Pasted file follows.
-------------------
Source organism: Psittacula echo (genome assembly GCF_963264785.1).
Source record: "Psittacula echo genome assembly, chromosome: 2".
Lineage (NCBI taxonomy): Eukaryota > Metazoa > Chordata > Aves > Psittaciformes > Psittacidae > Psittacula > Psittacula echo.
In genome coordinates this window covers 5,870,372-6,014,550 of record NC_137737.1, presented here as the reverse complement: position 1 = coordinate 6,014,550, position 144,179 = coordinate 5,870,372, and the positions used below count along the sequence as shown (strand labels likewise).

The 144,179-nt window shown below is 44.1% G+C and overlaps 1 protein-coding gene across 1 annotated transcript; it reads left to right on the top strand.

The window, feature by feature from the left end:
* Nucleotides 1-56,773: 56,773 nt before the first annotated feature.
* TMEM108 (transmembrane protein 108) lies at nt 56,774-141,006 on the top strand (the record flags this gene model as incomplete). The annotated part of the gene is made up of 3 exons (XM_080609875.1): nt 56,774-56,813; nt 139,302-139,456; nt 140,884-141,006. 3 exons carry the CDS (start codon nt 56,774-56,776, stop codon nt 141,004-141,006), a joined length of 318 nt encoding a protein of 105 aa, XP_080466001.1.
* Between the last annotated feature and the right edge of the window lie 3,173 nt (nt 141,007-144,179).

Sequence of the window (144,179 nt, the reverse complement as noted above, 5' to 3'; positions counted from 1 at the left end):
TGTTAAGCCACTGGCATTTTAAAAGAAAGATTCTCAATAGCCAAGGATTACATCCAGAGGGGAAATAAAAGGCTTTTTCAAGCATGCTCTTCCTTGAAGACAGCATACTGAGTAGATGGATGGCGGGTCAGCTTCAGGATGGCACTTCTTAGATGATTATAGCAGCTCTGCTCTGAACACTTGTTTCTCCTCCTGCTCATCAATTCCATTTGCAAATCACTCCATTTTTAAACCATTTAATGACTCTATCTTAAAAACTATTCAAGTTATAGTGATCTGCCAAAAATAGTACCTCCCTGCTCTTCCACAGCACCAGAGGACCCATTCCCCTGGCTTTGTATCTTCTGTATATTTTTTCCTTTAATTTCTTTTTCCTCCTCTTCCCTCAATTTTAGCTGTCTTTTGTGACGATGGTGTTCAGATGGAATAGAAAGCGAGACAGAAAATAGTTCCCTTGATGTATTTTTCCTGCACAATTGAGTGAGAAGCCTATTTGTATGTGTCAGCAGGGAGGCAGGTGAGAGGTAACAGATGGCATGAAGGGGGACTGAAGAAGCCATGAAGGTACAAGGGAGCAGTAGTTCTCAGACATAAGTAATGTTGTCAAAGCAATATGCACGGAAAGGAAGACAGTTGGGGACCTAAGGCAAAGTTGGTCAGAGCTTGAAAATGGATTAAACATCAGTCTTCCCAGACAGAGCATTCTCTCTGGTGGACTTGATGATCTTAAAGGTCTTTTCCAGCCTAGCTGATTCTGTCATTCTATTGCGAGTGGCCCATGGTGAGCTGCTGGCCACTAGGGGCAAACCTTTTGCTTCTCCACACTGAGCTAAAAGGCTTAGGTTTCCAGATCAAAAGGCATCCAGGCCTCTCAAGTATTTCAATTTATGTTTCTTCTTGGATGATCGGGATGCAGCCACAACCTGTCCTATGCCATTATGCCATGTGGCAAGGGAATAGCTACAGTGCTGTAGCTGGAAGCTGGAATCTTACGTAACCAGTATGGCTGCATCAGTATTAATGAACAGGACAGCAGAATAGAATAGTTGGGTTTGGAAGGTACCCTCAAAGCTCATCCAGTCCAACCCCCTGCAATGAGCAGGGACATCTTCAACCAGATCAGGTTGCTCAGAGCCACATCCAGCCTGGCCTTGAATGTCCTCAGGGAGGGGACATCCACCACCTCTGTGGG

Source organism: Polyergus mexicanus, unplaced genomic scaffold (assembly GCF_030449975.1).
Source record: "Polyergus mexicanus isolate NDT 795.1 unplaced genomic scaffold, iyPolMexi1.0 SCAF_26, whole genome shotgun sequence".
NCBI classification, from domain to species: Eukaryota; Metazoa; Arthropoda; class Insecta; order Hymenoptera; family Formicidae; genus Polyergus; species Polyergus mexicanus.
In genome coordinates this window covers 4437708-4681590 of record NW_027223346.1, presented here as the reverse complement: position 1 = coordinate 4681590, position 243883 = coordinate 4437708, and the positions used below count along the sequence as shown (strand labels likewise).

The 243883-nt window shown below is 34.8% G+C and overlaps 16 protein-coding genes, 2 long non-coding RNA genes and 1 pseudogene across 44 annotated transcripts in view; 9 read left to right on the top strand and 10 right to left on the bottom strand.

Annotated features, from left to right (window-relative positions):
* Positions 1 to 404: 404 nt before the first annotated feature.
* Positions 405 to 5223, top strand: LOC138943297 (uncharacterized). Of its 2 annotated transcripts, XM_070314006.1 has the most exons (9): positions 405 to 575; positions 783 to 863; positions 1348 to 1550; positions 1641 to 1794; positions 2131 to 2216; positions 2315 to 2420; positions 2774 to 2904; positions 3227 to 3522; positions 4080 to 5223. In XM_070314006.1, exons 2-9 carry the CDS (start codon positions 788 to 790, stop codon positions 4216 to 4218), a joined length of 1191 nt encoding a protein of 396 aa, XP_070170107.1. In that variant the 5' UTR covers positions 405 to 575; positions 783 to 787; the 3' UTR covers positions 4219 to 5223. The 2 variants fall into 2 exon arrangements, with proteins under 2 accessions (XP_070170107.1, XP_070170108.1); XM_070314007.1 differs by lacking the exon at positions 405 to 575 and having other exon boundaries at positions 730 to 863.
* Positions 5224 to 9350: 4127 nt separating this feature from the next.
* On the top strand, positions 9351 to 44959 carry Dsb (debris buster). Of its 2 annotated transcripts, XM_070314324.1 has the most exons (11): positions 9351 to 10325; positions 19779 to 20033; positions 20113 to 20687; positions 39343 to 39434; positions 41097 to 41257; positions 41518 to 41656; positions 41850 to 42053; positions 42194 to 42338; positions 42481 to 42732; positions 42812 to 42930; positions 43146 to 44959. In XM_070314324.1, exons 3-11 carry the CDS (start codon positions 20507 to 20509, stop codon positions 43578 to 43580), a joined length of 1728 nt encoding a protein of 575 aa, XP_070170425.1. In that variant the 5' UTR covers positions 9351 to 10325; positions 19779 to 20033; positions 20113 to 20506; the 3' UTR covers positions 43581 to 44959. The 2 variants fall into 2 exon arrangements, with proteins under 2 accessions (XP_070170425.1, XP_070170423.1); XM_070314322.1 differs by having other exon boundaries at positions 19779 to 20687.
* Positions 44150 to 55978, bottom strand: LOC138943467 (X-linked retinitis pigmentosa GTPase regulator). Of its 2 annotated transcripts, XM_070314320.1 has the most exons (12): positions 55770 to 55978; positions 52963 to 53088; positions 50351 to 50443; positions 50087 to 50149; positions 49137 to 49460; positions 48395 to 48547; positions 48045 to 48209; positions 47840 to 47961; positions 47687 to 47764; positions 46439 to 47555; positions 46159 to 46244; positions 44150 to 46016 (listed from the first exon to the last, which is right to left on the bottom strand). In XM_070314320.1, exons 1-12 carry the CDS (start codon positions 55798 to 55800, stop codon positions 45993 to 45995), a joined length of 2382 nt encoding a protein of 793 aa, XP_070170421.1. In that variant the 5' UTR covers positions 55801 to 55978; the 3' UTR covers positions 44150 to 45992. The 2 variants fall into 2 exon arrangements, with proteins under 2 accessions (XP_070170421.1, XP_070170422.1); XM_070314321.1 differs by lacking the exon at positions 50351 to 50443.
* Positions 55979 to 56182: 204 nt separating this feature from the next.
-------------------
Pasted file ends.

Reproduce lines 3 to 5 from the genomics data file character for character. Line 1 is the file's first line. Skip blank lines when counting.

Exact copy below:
Lineage (NCBI taxonomy): Eukaryota > Metazoa > Chordata > Aves > Psittaciformes > Psittacidae > Psittacula > Psittacula echo.
In genome coordinates this window covers 5,870,372-6,014,550 of record NC_137737.1, presented here as the reverse complement: position 1 = coordinate 6,014,550, position 144,179 = coordinate 5,870,372, and the positions used below count along the sequence as shown (strand labels likewise).

The 144,179-nt window shown below is 44.1% G+C and overlaps 1 protein-coding gene across 1 annotated transcript; it reads left to right on the top strand.